In Part IV, we worked toward a result that surprised many. The presence of an unexpected peak with an unremarkable value can have significant effects on the computed values of our peaks of interest.
Let's go over what we've learned.
First, that with a single peak we can pretty easily mark the left and right integration marks, and handle a sloping background. For these purposes, peaks that are so far apart they are not visible are single peaks. There were a couple in our examples over at 1600 seconds, but they don't matter.
Second, when peaks get close enough together to interfere, things become very complicated, and all sorts of significant errors can be introduced. The kinds of interference that can occur include:
- Interference between two clearly distinguishable peaks.
- Invisible interference in a pure, undetected co-elute at the same time as a peak of interest.
- Confusing interference causes by an unexpected, undetected peak between close peaks of interests.
Now let us turn to some slides from Dr. Meier-Augenstein's presentation at the hearing, which hasn't received much attention since it was released last Friday. It is all very relevant, but we'd like to highlight some very important points that may not have been sufficiently clear during the hearing, having gotten lost among other issues. (Transcript beginning on PDF page 1137 or so).
This points out the fundamental premise: that you know what you are looking at is a single compound of interest. We've seen in our examples above the various kinds of interference that can result if there are things you do not expect in the vicinity of the peak you are trying to measure - either contained in the peak, or close enough to overlap.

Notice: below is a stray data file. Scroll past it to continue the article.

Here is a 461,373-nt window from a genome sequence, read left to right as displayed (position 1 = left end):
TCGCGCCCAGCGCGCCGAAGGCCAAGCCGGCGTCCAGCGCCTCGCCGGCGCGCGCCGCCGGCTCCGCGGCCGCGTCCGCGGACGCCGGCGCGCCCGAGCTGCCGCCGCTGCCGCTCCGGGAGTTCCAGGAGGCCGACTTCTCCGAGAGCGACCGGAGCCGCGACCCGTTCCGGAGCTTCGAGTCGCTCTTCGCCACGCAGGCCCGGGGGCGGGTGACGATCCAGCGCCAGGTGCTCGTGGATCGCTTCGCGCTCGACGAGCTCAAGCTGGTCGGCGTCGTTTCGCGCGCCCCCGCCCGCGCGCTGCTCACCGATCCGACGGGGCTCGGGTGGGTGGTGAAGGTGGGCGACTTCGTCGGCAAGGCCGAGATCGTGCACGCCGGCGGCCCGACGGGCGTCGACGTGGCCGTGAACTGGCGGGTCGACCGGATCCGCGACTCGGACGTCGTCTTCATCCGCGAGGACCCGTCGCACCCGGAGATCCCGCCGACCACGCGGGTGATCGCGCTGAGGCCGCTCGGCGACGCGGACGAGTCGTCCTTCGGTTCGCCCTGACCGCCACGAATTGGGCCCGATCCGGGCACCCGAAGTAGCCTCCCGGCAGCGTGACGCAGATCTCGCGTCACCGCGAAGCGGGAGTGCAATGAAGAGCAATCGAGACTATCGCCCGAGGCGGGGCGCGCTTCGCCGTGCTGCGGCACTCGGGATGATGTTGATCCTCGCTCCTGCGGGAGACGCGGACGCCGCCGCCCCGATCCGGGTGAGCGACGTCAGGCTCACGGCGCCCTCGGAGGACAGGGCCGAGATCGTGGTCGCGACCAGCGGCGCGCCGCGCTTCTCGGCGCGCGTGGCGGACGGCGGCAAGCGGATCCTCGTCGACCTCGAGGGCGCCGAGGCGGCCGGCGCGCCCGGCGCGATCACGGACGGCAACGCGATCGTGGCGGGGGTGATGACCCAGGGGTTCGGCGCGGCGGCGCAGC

We've also shown in our examples above what happens when peaks overlap, and if minor peaks are contained in the peak of interest. We will end up asking questions about what LNDD has assumed, or perhaps presumed, or maybe even deemed to be the invariants of their methodology, and whether they are in fact, true.
But, let us turn our attention to the key point:
In the presence of overlapping peaks, the software, even the automatic software on the IsoPrime 2, cannot do computation that leads to correct results. If peaks of known substances overlap, the results will be wrong. If there are hidden peaks of unknown substances, the results will be wrong.
Basically, if the chemical and chromatographic separation isn't good, your results aren't good either. You can't do anything after the fact with your collected data to correct it.
Let's be completely clear about the relevance of this observation to the alternate B samples and the Stage 17 data reprocessed on the IsoPrime 2. If the conditions of chemical and chromatographic separation lead to consistently overlapped data sets, consistent results from automatic methods can still be incorrect. Consistency just means it repeatedly made the same unresolvable decisions.
After a few examples, the Doctor addresses an alternate formulation of the same problem in slide 16:
Once there are overlaps, of either known or unknowns, the results are not reliable. It's possible the software will pick the similar points and get consistent numbers, or that manual processing will allow you to get values in an "expected" range, but you won't know the truth.
With this background, we encourage you to look, perhaps for the first time, at Meier-Augenstein's presentation. Then, re-read his testimony beginning on PDF page 1131, and see if it doesn't make much more sense.
This concludes Integration for Idiots.
Our next series will be, "Idiots look at the Data". Based on our newfound understanding, do the data we see produced in the Landis case seem good enough to lead to reliable results? Are there unfounded and untested assumptions built into the collection conditions and the data set?